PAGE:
Gerontology Faculty & Interdisciplinary Gerontology Council


Dr. Dara Bourassa

Dr. Dara Bourassa

dpbourassa@ship.edu

Dr. Dara Bourassa, Associate Professor of Social Work and Gerontology Director
Office: Shippen Hall 325
(717) 477-1969

Education
I received my Bachelors in Social Work and Masters in Social Work at the University of Pittsburgh, Pittsburgh, PA.  I have received my PhD in Social Welfare at the University of Maryland, Baltimore.

Why did you become interested in older adults?
I think that a lot of my interest stems from not having any grandparents that are alive.  My last grandparent died when I was 23 and I felt like something was missing from my life.  I was working at a suburban hospital in Baltimore, MD at the time, as a social worker, and began noticing and talking more to my older adult patients and family members.  I "fell in love" with older adults during that time.

Why did you decide to become the Gerontology Program Director?
It was an opportunity that I could not say no to!  I am so lucky to have been offered this directorship and I love and honor being a part of the Social Work and Gerontology Department.

Dr. Alison Carey

Dr. Alison Carey

Department
Sociology/Anthropology

Education
BA and PhD in Sociology, specializing in Medical Sociology, health and disability studies

Why did you become interested in older adults?
I have a sister with an intellectual disability, which spurred my interest in health and disability. From there, I became increasingly interested in both the impact of disability on people as they age as well as the impact of aging on people with lifelong or developmental disabilities.

Dr. Ben Meyer

Dr. Ben Meyer

Department
Assistant professor of Exercise Science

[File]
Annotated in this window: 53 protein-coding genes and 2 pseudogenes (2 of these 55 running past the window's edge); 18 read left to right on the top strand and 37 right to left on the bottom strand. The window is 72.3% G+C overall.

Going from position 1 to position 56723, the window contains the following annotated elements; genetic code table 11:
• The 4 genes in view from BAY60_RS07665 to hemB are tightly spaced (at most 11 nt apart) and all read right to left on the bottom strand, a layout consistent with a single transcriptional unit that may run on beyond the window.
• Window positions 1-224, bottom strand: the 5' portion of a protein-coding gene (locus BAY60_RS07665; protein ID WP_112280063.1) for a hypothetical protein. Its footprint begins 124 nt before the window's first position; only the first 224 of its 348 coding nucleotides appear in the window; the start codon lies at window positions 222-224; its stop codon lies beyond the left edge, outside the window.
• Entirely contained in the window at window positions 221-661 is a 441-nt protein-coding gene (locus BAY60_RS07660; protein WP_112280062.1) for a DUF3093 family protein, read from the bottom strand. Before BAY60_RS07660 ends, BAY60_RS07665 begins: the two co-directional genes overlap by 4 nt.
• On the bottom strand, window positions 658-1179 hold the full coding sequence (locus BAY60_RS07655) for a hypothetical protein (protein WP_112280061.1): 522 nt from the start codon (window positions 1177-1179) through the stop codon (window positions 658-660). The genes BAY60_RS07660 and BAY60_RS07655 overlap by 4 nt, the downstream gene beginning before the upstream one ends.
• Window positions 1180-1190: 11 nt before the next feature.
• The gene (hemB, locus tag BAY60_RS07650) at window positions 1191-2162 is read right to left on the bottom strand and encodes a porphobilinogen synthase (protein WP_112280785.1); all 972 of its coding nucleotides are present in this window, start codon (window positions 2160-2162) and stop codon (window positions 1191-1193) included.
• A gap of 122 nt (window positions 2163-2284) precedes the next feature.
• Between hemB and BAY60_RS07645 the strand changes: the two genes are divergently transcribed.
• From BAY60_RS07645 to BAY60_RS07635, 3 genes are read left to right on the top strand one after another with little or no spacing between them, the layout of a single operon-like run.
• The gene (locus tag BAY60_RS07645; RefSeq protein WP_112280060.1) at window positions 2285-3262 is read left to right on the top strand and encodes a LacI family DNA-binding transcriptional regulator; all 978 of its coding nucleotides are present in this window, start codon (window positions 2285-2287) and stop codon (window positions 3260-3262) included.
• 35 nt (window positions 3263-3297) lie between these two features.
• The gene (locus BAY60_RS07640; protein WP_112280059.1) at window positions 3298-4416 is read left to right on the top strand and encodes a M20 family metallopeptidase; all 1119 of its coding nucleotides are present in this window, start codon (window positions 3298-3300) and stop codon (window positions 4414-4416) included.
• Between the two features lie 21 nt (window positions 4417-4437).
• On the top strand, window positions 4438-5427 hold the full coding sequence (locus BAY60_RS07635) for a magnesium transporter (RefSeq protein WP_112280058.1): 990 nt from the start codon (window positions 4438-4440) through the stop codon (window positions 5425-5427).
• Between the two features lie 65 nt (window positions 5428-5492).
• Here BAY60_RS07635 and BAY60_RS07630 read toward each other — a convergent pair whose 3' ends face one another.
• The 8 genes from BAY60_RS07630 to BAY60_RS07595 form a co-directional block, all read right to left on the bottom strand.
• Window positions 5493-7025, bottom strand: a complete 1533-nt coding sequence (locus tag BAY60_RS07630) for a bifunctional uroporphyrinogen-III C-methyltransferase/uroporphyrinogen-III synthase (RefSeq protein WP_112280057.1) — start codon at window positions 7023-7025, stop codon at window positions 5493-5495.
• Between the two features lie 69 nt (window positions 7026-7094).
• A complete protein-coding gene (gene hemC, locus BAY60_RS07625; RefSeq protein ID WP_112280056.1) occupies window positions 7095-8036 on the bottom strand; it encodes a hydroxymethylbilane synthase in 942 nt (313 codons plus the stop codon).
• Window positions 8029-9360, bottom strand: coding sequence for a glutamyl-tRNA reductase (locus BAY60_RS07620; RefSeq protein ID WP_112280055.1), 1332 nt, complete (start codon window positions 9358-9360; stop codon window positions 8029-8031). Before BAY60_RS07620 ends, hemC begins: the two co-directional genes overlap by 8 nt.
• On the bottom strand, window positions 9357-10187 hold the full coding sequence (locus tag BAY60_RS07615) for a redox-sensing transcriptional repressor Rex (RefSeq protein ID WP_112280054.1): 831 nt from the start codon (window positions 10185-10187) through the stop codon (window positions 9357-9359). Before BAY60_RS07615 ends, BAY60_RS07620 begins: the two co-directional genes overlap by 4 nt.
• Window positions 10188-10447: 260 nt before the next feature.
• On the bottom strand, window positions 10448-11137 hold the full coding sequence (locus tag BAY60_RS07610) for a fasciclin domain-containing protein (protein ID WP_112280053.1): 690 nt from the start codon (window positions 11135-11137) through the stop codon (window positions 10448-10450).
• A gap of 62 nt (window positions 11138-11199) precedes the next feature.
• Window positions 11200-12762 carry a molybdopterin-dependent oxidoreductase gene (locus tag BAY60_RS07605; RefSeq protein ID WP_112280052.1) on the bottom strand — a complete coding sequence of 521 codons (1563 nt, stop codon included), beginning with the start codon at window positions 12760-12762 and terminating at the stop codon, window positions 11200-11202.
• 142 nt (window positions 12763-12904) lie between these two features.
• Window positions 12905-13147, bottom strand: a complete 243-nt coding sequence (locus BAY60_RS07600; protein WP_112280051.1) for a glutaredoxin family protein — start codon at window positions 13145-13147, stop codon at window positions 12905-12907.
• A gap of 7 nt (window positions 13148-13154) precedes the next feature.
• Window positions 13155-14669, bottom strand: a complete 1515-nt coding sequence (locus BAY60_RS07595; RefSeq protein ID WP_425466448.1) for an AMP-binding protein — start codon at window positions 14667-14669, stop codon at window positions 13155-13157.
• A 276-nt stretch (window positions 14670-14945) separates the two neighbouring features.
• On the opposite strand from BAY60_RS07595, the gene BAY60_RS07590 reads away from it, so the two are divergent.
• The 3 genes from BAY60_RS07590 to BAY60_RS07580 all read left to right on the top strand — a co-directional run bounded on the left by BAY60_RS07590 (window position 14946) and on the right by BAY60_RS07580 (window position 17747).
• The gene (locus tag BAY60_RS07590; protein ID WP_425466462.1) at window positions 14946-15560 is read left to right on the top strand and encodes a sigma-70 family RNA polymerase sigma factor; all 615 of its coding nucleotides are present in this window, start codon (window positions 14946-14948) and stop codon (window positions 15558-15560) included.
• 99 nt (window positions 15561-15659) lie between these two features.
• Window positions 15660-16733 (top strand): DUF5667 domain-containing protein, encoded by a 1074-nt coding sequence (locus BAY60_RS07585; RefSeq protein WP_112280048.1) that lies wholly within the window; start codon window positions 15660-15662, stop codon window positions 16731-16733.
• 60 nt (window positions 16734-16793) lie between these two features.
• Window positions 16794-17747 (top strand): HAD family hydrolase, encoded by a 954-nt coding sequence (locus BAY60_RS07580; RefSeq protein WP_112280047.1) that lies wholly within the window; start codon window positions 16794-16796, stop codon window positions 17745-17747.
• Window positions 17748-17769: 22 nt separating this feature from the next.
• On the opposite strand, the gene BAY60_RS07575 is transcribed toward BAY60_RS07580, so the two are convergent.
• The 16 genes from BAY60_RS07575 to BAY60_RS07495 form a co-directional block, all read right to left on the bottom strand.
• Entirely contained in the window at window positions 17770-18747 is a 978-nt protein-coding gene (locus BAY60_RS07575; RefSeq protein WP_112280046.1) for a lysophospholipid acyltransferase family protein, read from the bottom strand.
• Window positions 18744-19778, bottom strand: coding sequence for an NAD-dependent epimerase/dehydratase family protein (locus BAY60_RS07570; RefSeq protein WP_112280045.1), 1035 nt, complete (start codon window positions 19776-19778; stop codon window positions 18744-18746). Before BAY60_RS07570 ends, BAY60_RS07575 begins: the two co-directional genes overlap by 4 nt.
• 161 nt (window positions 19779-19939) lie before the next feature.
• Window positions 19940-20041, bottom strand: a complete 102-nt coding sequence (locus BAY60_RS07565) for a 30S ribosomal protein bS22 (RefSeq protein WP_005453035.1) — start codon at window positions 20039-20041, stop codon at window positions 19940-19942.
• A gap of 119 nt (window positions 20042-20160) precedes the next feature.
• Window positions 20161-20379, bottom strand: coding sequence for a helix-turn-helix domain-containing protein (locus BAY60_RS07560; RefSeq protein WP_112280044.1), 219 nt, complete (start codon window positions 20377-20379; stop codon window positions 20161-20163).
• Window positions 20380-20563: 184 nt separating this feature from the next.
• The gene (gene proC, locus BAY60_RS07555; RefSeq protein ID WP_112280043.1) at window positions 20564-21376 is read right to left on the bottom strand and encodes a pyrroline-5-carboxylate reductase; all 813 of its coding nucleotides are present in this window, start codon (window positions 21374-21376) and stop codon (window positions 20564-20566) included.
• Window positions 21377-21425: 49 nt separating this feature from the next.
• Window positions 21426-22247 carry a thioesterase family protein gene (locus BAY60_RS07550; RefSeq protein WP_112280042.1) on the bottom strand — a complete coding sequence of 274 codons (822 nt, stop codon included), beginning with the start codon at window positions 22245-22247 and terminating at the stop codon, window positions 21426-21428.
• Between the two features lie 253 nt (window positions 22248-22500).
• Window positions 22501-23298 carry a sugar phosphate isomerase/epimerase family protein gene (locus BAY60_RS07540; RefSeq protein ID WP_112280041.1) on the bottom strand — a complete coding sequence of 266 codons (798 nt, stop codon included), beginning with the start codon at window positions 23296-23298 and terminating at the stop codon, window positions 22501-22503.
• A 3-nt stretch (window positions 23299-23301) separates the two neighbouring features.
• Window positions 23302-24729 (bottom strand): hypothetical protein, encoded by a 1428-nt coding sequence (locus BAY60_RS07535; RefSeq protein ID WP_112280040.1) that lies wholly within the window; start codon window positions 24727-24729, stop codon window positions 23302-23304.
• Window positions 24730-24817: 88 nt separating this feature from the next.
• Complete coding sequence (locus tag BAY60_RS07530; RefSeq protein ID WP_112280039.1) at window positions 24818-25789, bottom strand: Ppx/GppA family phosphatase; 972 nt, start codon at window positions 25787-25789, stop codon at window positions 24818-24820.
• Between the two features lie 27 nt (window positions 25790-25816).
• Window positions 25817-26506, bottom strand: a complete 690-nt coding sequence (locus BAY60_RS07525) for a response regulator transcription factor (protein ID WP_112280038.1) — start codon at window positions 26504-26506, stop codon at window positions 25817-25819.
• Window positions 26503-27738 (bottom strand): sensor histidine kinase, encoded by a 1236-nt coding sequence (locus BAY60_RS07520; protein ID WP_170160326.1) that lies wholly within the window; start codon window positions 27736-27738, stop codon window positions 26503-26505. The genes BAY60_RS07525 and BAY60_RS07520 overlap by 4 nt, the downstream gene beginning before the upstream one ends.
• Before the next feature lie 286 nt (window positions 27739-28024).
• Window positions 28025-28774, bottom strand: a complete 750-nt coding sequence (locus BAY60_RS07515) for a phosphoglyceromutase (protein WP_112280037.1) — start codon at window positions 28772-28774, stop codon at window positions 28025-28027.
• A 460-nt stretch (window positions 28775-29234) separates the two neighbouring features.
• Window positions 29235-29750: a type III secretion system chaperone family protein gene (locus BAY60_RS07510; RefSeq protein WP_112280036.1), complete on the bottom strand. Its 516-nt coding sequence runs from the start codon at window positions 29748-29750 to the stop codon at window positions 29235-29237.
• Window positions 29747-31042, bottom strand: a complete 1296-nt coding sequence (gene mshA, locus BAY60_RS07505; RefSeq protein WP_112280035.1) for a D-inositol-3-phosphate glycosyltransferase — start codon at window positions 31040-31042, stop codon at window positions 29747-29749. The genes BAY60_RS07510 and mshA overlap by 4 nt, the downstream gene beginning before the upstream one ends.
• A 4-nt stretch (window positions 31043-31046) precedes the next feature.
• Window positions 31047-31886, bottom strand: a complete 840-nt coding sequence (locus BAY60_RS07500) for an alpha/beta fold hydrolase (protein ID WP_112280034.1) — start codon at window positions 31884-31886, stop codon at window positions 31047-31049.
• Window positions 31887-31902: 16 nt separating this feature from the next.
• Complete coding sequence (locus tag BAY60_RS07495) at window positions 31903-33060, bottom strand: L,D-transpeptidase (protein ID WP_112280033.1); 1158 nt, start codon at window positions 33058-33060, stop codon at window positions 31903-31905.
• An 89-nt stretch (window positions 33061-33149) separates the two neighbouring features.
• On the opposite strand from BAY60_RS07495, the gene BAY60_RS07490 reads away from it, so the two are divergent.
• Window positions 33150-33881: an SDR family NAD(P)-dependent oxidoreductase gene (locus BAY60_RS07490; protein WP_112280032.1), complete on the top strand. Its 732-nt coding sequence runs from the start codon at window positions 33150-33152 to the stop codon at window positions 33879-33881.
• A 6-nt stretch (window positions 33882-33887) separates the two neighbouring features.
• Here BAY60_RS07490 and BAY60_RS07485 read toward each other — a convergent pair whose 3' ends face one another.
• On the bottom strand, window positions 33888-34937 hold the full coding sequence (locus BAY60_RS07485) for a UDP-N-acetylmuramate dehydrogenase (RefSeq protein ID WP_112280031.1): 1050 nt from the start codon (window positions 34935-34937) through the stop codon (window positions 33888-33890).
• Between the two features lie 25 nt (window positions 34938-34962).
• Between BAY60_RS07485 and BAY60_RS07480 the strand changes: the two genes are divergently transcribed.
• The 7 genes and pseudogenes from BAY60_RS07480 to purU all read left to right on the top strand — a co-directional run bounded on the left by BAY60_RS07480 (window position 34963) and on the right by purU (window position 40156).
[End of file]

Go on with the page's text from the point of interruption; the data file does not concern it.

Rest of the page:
Education
B.S. Kinesiology from the University of Minnesota
M.S. Biomechanics, Indiana University
Ph.D. Human Performance, Indiana University

Why did you become interested in older adults?
I teach a free elective course in the Gerontology Minor Program (ESC 200 Lifestyle Management) and one of the topics that is covered is Lifetime Fitness and Wellness. Maintaining a healthy level of fitness and wellness is an ongoing, lifelong process, and we need to make healthy behavior choices to ensure good health in the years to come. Research has shown that older adults who engage in a regular, vigorous physical activity program can have levels of aerobic fitness that are similar to someone much younger!

Dr. Samuel R. Benbow

Dr. Samuel R. Benbow

 

Department
Assistant professor of Social Work

Education
B.A. Social Work, Shippensburg University
M.S. Counseling: College Student Personnel, Shippensburg University
Doctorate of Education, Administration and Leadership, Indiana University

Why did you become interested in older adults?

I have always been interested in working with and serving older adults as a result of my own grandfather's influence as the primary male figure in my life. He was clearly the patriarch who instilled in me a sincere respect and commitment for the "village elders" in our community.

Dr. Jayleen  Galarza

Dr. Jayleen Galarza

Department
Assistant professor of Social Work

Education
 B.A., English, East Stroudsburg University
 MSW, Clinical Social Work, Widener University
 M.Ed, Human Sexuality, Widener University
 Ph.D., Human Sexuality, Widener University

Why did you become interested in older adults?

 

Dr. Sara Grove

Dr. Sara Grove

Department
Professor of Political Science

Education
BA, Penn State University (Political Science)
MA, University of North Carolina, Chapel Hill (Political Science)
Ph.D., University of North Carolina, Chapel Hill (Political Science)
J.D., Penn State University / Dickinson School of Law

Why did you become interested in older adults?
I became interested in working with older adults when I attended law school and took a course on elder law.  I also worked with PANPHA (now LeadingEdge PA) in compiling long-term care statistics for three cycles.